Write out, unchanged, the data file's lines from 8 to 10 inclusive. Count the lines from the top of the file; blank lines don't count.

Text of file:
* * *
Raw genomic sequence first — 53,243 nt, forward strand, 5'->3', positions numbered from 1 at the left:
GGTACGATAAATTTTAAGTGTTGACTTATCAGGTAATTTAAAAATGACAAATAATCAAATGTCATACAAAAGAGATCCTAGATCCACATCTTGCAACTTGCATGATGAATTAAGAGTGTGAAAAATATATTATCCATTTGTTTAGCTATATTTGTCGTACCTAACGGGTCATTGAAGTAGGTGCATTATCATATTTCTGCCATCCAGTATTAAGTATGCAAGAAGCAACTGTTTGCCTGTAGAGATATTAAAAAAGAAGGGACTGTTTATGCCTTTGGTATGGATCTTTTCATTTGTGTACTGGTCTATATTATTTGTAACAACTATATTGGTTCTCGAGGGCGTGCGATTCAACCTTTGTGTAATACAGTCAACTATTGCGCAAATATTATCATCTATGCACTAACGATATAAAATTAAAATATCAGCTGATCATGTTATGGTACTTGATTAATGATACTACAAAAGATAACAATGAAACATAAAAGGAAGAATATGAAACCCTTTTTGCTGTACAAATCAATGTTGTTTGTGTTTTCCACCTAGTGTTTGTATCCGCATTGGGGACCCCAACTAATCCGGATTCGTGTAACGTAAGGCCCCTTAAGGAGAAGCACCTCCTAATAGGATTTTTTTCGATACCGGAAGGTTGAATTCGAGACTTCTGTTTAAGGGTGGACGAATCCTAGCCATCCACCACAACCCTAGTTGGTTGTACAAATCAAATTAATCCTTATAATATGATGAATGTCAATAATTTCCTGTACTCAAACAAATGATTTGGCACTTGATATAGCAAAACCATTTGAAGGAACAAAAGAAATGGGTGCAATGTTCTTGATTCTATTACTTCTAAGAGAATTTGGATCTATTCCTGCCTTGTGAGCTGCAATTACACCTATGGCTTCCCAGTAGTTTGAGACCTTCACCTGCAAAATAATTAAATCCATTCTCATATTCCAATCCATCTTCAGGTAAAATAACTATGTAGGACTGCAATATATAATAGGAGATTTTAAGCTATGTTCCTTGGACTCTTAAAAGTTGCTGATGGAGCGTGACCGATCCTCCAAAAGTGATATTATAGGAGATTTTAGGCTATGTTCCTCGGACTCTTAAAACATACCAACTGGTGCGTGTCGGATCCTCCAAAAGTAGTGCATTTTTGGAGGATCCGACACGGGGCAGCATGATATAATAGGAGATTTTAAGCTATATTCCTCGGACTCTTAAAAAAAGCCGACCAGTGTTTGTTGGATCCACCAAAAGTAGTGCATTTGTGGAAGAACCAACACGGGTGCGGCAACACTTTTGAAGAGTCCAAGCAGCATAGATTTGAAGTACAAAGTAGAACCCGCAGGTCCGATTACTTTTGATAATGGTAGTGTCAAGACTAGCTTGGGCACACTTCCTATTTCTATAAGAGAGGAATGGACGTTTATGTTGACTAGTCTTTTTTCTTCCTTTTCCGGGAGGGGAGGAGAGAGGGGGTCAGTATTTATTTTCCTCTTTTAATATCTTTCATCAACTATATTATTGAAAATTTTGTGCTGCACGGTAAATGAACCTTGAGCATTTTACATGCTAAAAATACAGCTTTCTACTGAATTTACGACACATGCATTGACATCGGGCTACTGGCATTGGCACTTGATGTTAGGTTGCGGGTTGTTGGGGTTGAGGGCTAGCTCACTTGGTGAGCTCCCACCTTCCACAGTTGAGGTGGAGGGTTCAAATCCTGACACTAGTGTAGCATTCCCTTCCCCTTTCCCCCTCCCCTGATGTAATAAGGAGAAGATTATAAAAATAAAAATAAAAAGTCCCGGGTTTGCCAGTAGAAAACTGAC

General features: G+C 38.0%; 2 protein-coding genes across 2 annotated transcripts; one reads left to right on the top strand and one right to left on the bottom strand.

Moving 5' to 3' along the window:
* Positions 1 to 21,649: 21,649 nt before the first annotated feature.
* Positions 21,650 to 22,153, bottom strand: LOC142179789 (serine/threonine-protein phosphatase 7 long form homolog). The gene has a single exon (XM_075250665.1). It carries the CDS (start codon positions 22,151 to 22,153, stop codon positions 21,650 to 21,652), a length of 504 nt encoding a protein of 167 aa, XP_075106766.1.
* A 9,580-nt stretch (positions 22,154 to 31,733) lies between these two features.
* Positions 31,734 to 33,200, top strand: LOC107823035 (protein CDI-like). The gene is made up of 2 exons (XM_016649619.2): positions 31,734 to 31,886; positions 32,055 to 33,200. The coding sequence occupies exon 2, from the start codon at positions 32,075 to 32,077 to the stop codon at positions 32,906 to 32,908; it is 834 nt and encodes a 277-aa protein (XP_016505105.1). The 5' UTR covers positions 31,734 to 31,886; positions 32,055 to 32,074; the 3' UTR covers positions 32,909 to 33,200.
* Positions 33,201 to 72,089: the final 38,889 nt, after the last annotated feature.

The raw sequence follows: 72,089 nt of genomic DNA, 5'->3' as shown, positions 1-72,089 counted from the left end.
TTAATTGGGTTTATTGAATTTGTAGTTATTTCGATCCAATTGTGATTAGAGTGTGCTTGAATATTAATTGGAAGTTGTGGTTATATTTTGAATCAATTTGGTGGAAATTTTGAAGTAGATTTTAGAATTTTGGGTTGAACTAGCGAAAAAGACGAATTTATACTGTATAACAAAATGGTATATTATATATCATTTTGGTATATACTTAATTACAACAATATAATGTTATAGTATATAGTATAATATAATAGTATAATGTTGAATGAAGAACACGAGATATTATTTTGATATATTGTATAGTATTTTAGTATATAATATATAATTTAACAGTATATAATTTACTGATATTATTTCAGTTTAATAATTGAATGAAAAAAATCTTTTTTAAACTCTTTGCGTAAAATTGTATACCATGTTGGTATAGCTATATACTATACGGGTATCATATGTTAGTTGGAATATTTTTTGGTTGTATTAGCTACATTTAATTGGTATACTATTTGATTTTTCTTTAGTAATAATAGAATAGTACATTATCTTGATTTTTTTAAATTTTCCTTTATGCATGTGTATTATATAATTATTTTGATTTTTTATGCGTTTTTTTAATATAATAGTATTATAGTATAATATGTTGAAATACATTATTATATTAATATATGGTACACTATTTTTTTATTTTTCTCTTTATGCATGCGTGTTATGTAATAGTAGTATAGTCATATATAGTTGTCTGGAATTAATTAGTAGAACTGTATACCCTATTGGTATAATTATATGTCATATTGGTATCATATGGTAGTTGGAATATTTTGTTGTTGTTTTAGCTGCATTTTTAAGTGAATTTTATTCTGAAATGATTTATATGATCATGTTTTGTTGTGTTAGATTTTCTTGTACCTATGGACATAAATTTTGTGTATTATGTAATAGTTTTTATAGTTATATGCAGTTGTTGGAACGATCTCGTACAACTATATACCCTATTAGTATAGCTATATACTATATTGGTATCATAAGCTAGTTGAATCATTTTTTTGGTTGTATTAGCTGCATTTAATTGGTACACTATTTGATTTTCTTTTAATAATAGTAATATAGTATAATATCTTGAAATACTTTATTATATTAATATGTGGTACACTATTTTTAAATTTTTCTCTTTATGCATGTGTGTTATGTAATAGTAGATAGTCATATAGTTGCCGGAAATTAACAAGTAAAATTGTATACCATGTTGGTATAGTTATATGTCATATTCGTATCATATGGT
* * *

* Positions 31,734 to 33,200, top strand: LOC107823035 (protein CDI-like). The gene is made up of 2 exons (XM_016649619.2): positions 31,734 to 31,886; positions 32,055 to 33,200. The coding sequence occupies exon 2, from the start codon at positions 32,075 to 32,077 to the stop codon at positions 32,906 to 32,908; it is 834 nt and encodes a 277-aa protein (XP_016505105.1). The 5' UTR covers positions 31,734 to 31,886; positions 32,055 to 32,074; the 3' UTR covers positions 32,909 to 33,200.
* Positions 33,201 to 72,089: the final 38,889 nt, after the last annotated feature.

The raw sequence follows: 72,089 nt of genomic DNA, 5'->3' as shown, positions 1-72,089 counted from the left end.